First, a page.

There's a good section at Wikipedia about the difficulties in determining the penetration level of GNU/Linux on the desktop: en.wikipedia.org/wiki/Linux_adoption#DESKTOP
Estimates vary from 1% to 10%. A couple of quotes:
In 2009 Steve Ballmer indicated that Linux had a greater desktop market share than Mac, stating that in recent years Linux had "certainly increased its share somewhat".
Carla Schroeder : There is something else that is even more persuasive, and that is how Microsoft behaves. If Linux is so insignificant, why do they pay so much attention to it?
Like many people who write a lot of software, I far prefer the GNU/Linux environment to Windows. Unix was designed by programmers to provide a productive environment for programmers, so there are lots of useful tools like grep, diff, sed, make, and od/hd built in. You can also get most of these capabilities on Cygwin, which mimics a GNU/Linux environment on a Windows machine. Now should you count Cygwin as GNU/Linux or Windows?
As far as consumers are concerned, many used Windows PCs because it was the best choice for them at the time. Now many use smart phones and tablets, very few of them running Windows. That doesn't affect the "desktop" numbers, except that they would have been using desktops before and now are using iOS or Android/Linux so this reduces Windows if you add them to the mix.
Many companies are looking into using Chromebooks or similar machines as thin clients, with all the real computing done by cloud computing.
Microsoft clearly sees Linux, especially in the form of Android and Chromebook, as a real threat or they wouldn't be cutting Surface prices so drastically in an effort to compete. If Window's position as "king" was solid, Microsoft could charge what they wanted to for these machines and Windows laptops wouldn't be so cheap.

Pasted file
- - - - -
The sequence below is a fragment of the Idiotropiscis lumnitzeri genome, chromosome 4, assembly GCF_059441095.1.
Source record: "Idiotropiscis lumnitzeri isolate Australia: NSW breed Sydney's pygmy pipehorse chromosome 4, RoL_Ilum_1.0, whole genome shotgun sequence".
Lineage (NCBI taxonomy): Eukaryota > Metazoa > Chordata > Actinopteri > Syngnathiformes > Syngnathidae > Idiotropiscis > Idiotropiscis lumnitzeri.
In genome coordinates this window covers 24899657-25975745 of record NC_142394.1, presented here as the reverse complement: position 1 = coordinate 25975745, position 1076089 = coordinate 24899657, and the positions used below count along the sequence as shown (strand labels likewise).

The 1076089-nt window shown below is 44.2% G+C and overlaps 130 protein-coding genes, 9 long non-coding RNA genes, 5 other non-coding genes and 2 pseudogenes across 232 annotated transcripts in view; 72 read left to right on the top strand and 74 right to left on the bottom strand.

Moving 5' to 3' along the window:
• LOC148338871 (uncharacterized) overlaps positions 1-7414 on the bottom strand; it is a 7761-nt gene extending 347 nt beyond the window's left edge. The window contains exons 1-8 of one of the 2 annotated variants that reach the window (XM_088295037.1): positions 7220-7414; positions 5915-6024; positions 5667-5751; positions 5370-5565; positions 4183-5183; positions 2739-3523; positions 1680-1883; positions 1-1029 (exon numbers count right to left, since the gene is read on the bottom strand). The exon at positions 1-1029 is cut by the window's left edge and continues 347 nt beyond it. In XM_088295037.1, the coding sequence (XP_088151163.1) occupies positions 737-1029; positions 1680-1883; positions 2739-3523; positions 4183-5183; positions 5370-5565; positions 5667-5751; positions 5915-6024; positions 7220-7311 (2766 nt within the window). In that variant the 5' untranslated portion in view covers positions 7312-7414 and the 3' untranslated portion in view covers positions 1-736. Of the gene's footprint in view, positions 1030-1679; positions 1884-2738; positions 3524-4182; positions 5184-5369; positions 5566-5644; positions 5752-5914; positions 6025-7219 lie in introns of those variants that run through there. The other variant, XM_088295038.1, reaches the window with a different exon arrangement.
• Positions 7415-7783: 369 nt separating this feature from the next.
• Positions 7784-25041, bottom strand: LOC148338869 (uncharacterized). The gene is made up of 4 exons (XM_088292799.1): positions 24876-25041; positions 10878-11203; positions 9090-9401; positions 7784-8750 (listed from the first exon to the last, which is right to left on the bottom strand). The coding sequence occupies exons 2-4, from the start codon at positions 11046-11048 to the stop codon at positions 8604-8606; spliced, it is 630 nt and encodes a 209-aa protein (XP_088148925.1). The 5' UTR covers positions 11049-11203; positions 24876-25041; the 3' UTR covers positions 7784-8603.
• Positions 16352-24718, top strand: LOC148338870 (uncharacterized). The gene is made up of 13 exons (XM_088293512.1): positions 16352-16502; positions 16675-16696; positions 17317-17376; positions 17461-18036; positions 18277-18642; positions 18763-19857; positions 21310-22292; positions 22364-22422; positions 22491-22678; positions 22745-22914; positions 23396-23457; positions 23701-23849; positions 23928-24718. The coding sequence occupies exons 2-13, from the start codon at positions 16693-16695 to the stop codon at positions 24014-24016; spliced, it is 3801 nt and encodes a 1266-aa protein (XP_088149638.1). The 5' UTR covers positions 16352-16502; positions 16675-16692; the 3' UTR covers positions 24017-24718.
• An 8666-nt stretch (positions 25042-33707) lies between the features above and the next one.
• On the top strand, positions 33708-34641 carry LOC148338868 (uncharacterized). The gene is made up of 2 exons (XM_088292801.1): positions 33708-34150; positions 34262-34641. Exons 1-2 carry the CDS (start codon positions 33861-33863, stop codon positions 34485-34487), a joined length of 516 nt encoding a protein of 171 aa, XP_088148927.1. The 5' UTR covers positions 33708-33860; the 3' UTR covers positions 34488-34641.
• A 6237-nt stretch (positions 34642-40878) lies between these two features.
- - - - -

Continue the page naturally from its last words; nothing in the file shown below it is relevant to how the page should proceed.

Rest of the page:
We still haven't had the "year of Linux on the desktop", and I doubt there will ever be a sudden shift. Linux has always been slow and steady. Earlier this year Linus Torvalds said half-jokingly "I still want the desktop". I think he'll get it, eventually.
It is interesting to reflect upon the changes of the past 30 years since the iconic 1984 advertising campaign for the Apple Computer. Who would have ever guessed that today a powerful laptop home computer could be purchased for less than a popular telephone?
Microsoft has to expand and compete, in order to survive; you have to 'have a go' at a new product segment, even if it's just to see whether things will succeed or not.
Tablet market (with Surface) was not really "worth" Microsoft's efforts either. If you think about it, they could've just OEM'd RT and Pro to the usual crop of hardware partners, but they decided to get in their themselves (and now through Nokia) as well.
This kind of 'exercise' is good for Microsoft; it keeps them fresh, in competition with the 'web' crop of companies, like Google and ups their marketshare, making them more investable.
IBM does the exact same thing. It's all about marketing and shareholders but being successul in a new segment won't hurt either!
Because no one wants Linux on a desktop/notebook computer. Ubuntu and Mint have been trying for years and every year is touted as the "year of Linux on desktop" but it never materialises.